Food and wine

    Vigneti

    Due to the variety of its soils and environments, the region makes high quality red and white wines. (Image: Laura Cozzolino)

    Friuli Venezia Giulia offers great gastronomy routes. Due to the variety of its soils and environments, the region makes high quality red and white wines, such as Cabernet, Sauvignon, Friulano (former Tocai friulano), Verduzzo, Merlot, Refosco, and Pinot.

    Local cuisine uses simple ingredients, but is incredibly flavorsome. Frico (a wafer of three kinds of local cheese in several variations), frittata di erbe (herbs frittata), gnocchi, and polenta are some of the main dishes. Cheese and cold meats (including the famous prosciutto di San Daniele, speck, salame, and ham) enrich all meals and make a perfect antipasto.

    An affordable way to enjoy true local are “Agriturismi,” family run farm-type restaurants and accommodations offering dishes made on site using only ingredients produced by the farm.

    Every year, in September, Friuli Venezia Giulia celebrates its food and wines by holding a big festival called Friuli DOC, which lasts for days and draws many national and international tourists.

    Sports and entertainment

    Bosco Fusine2

    Some popular sports in Friuli are golf, rock climbing, trekking, sailing, cycling, car rallies, horse riding, and paragliding. (Image: Laura Cozzolino)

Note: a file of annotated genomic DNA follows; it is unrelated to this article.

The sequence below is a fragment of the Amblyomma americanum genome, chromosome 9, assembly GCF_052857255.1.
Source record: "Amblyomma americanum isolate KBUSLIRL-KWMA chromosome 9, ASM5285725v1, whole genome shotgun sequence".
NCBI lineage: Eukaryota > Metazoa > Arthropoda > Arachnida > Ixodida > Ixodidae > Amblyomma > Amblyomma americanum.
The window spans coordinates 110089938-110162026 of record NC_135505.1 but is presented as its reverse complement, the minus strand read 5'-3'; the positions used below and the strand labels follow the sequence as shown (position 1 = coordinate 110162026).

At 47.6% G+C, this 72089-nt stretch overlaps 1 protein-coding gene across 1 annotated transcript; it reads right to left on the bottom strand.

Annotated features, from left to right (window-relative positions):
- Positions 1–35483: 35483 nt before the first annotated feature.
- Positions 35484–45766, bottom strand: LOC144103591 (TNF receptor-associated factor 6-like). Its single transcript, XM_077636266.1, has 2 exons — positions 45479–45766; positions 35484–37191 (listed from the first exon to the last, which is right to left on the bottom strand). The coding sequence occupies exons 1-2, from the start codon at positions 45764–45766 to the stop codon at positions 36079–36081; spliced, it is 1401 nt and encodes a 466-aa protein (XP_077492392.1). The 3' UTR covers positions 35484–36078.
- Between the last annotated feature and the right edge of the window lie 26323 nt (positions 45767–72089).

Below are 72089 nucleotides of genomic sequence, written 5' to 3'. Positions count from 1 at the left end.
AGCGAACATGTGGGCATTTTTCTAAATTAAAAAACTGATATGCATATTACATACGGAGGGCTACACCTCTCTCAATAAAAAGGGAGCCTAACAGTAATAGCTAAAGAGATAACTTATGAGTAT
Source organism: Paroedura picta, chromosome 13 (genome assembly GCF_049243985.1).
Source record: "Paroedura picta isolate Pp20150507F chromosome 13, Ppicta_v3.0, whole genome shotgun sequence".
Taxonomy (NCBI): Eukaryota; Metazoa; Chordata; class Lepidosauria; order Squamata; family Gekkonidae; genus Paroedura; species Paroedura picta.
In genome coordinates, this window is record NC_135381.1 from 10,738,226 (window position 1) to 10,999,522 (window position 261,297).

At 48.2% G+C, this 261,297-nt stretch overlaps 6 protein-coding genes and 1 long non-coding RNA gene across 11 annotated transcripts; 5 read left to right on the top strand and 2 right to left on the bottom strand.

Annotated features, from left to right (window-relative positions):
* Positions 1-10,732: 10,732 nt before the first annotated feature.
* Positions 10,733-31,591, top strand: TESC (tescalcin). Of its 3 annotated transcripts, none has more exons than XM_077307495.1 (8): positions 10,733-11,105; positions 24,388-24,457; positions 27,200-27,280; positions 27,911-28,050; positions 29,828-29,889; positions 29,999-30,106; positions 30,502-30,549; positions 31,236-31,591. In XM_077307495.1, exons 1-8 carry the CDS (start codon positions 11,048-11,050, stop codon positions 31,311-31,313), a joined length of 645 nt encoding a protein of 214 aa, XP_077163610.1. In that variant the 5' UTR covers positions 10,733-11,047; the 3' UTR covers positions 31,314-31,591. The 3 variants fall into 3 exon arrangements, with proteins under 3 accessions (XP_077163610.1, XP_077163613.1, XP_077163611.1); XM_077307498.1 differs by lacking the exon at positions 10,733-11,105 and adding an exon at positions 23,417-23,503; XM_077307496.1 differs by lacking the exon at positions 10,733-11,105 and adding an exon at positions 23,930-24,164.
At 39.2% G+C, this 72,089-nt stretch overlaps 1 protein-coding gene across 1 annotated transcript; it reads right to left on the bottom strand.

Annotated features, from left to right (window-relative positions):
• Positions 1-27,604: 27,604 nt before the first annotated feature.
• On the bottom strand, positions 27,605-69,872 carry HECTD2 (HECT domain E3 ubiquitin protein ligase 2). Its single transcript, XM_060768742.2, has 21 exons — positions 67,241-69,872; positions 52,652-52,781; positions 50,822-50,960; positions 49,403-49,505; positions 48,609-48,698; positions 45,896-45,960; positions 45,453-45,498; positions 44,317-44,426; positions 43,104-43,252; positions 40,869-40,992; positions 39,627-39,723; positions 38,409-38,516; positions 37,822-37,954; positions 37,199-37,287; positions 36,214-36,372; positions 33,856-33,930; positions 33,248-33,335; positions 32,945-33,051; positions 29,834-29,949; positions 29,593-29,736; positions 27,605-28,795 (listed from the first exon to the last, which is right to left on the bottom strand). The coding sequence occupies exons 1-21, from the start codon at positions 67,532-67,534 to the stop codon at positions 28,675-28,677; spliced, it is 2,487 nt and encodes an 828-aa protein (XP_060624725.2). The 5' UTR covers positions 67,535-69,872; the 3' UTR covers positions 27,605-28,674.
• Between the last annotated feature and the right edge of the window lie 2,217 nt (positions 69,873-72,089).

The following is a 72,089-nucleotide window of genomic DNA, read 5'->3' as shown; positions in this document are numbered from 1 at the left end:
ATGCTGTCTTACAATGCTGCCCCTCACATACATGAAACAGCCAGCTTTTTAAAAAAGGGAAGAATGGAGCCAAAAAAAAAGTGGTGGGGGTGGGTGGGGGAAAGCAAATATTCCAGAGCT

Some popular sports in Friuli are golf, rock climbing, trekking, sailing, cycling, car rallies, horse riding, and paragliding. Two prestigious golf clubs are Villaverde Hotel and Resort and Castello di Spessa Golf & Country Club.

    Many competitions and events occur throughout the year, one being the well-known international regatta called La Barcolana (Trieste).

    Shopping and fashion

    Shopping2

    Friuli Venezia Giulia offers a wide variety of stores, boutiques, outlets, and shopping malls. (Image: Laura Cozzolino)

    Fashion, just like food and coffee, is an important cultural element in Italy. Friuli Venezia Giulia offers a wide variety of stores, boutiques, outlets, and shopping malls, which are filled with locals and tourists, many of whom are from Austria, Germany, Slovenia, Croatia, and even Eastern Europe, who organize shopping sprees to buy brand items.

    Spring in Friuli Venezia Giulia can be rainy and winter cold; however, the region presents so many alternatives that it is worth visiting in every season, and while Friulians can be prickly on the outside, they are very hospitable when you get to know them — just don’t criticize their food and wines!

    Last but not least, in Friuli Venezia Giulia, people speak different languages and dialects beside Italian, including Friulian, Slovenian, German, Triestino, Bisiacco, and Venetian dialect, so visiting the territory can be a good excuse to learn some new words and expressions. If you are in Udine, you will surely impress the locals by saying mandi  (goodbye in Friulian), when you leave!

    Further information can be found at http://www.turismofvg.it/

    Written by Laura Cozzolino, with all images courtesy of Laura Cozzolino